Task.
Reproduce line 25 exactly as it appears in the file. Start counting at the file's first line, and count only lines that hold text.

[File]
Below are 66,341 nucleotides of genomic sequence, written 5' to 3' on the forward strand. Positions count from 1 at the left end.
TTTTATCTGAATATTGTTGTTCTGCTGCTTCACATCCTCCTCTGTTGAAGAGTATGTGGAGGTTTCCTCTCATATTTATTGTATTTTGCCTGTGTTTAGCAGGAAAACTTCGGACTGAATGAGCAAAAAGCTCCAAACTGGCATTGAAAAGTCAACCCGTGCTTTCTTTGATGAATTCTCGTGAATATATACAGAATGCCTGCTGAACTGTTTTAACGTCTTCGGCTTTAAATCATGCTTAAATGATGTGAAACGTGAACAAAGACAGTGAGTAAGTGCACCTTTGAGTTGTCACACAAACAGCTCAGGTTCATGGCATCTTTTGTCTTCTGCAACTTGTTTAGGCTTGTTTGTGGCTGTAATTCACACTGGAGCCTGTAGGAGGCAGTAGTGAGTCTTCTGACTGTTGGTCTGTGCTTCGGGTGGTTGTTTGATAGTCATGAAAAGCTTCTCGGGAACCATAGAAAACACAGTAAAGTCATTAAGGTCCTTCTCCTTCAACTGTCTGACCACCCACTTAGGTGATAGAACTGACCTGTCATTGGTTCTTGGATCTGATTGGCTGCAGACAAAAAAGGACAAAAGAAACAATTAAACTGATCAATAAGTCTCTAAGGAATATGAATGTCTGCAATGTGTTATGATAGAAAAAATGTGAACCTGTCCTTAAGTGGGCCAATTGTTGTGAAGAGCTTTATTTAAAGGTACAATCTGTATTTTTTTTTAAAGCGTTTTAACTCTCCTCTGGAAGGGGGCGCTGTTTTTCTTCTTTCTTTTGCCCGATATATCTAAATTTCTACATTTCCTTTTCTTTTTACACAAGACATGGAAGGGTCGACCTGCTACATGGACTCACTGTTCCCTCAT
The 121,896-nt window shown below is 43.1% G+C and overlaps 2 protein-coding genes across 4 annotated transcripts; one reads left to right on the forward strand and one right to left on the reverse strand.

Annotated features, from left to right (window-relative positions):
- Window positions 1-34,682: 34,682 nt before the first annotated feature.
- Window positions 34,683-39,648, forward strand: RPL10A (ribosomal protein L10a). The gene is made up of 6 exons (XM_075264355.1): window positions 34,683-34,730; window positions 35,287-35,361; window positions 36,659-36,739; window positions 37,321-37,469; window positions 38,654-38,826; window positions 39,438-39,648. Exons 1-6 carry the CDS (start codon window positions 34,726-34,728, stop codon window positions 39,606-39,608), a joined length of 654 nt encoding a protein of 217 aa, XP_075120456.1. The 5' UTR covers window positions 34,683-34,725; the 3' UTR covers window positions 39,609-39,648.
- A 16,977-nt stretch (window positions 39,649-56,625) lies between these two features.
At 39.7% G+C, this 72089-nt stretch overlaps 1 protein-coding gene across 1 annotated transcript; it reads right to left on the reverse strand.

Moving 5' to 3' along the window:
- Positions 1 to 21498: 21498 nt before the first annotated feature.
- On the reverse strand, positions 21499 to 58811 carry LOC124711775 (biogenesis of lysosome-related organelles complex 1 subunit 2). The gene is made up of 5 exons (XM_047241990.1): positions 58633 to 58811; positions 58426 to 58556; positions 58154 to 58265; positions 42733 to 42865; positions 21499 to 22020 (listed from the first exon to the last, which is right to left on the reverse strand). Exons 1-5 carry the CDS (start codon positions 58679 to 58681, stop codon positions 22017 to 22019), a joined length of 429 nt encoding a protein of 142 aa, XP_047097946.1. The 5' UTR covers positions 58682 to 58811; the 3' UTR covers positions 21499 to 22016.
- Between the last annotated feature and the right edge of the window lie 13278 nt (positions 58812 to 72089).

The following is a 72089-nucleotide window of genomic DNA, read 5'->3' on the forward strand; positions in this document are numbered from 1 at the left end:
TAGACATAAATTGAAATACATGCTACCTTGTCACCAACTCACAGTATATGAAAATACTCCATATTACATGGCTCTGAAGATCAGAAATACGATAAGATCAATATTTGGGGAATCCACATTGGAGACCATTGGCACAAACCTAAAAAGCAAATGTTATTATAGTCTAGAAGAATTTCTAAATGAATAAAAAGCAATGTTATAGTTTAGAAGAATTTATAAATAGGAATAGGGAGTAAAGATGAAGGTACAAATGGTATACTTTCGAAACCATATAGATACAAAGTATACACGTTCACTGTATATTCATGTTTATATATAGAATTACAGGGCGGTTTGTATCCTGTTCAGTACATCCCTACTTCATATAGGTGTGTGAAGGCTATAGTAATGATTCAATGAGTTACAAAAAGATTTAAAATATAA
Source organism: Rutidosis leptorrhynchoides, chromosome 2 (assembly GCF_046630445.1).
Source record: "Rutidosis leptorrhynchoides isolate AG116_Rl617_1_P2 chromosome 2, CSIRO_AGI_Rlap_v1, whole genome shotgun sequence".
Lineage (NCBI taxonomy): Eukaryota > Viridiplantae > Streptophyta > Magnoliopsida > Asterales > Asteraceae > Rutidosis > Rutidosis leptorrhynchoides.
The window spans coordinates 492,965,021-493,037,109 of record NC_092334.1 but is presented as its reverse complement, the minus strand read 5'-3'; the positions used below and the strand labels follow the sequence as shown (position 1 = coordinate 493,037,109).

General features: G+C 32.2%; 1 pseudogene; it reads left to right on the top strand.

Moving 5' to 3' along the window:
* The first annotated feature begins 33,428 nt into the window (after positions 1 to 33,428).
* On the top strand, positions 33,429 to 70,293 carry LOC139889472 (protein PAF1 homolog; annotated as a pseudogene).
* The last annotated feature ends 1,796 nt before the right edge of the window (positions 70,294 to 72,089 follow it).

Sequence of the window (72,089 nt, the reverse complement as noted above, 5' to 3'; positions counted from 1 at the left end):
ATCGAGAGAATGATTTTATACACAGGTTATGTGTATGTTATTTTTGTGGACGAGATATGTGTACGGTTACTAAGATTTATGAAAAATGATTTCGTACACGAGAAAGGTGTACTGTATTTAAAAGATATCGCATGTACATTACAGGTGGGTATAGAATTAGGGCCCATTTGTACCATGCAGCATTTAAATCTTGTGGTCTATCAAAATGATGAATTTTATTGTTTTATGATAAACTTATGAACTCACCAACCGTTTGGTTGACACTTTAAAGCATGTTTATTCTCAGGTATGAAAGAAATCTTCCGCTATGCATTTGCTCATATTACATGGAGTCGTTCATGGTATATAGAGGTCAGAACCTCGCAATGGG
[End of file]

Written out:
ATCGAGAGAATGATTTTATACACAGGTTATGTGTATGTTATTTTTGTGGACGAGATATGTGTACGGTTACTAAGATTTATGAAAAATGATTTCGTACACGAGAAAGGTGTACTGTATTTAAAAGATATCGCATGTACATTACAGGTGGGTATAGAATTAGGGCCCATTTGTACCATGCAGCATTTAAATCTTGTGGTCTATCAAAATGATGAATTTTATTGTTTTATGATAAACTTATGAACTCACCAACCGTTTGGTTGACACTTTAAAGCATGTTTATTCTCAGGTATGAAAGAAATCTTCCGCTATGCATTTGCTCATATTACATGGAGTCGTTCATGGTATATAGAGGTCAGAACCTCGCAATGGG